Sales of electric cars have been experiencing good growth as of late. But with uncertainty due to the crash in oil price, it’s time to ask, do we need more government incentives to buy EVs?
The purpose of government incentives
The reason for implementing government incentives for buying EVs should be clear, right? We all want to be like Sweden, where Teslas line the roads, and all the coal plants are turned off.
But that’s not the only thing government incentives accomplish. They can also help nurture fledgling industries, allowing companies to succeed for long enough to become competitive.
The federal tax rebate for EV buyers allowed the earlier versions of the Tesla Model S to be competitive. They put that profit into R&D to drive battery costs down to the point that the Model 3 is competitive without any government incentive. In the US any company that has sold more than 200,000 EVs no longer qualifies for these incentives. I think it’s clear what the purpose of the EV tax rebate really is.
Are they needed?
Looking at the goal of nurturing the fledgling EV industry, I think it’s safe to say this tax rebate has already done its job. A decade ago hardly anyone knew about Tesla. Now they are the most valuable automaker in the world. They succeeded in making an EV that hit price parity with ICE cars. They don’t need the help to stay competitive.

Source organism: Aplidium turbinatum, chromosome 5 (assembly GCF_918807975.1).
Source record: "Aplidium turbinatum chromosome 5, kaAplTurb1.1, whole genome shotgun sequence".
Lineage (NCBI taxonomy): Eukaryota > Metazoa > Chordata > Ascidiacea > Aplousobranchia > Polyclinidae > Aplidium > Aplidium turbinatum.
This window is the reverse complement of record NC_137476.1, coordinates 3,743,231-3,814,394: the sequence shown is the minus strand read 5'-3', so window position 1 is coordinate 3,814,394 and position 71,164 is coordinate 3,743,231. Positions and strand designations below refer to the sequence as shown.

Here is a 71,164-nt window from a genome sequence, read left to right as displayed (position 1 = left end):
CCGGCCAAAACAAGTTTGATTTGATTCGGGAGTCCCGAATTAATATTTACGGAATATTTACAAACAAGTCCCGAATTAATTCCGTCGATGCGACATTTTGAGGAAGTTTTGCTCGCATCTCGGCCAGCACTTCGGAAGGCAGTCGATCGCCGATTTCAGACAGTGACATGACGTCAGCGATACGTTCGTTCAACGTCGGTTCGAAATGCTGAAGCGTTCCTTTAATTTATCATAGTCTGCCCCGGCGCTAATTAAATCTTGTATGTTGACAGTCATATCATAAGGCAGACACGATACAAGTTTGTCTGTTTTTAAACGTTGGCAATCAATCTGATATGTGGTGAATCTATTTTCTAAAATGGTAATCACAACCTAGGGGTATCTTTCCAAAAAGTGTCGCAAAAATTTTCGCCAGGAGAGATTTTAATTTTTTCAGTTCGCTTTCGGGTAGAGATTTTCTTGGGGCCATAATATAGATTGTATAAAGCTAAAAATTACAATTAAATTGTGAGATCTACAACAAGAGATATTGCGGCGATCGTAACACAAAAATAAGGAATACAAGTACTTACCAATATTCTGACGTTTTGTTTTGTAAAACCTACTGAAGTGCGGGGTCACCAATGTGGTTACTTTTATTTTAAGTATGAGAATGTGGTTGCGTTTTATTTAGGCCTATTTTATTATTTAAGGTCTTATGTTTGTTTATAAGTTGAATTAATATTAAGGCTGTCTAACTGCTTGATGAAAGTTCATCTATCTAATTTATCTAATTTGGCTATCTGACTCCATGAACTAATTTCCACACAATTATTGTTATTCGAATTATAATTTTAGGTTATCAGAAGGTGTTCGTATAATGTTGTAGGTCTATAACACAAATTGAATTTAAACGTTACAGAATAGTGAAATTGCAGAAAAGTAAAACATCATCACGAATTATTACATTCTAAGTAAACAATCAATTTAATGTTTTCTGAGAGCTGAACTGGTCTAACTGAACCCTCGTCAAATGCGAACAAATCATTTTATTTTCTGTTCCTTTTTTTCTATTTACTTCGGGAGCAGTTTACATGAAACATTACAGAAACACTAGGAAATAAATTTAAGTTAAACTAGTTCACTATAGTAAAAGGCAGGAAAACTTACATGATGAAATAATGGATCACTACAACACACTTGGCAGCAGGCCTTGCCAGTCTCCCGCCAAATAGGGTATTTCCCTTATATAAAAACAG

But that won’t do anything to drive EV growth and address the growing threat of climate change. But EV sales are up regardless. At this point, electric cars are just better cars, that are more reliable, with more features. A few years ago it seemed necessary to try to find some way to push people to buy electric cars. That’s not really the case anymore.
But due to the crash of oil prices, the future for EVs is very uncertain. Current projections are all over the place, from this potentially killing EVs to people becoming more environmentally conscious. Economic uncertainty can make any potential car purchase a very difficult decision.
In general, government incentives are a very complex political issue. The uncertainty about the direction of the EV industry makes this even more difficult. But Tesla specifically is in a very good position right now, and I think they alone will be able to drive the industry forward through these trying times. We’ll just have to wait a few months so we can see actual sales numbers to actually find out where things are going.
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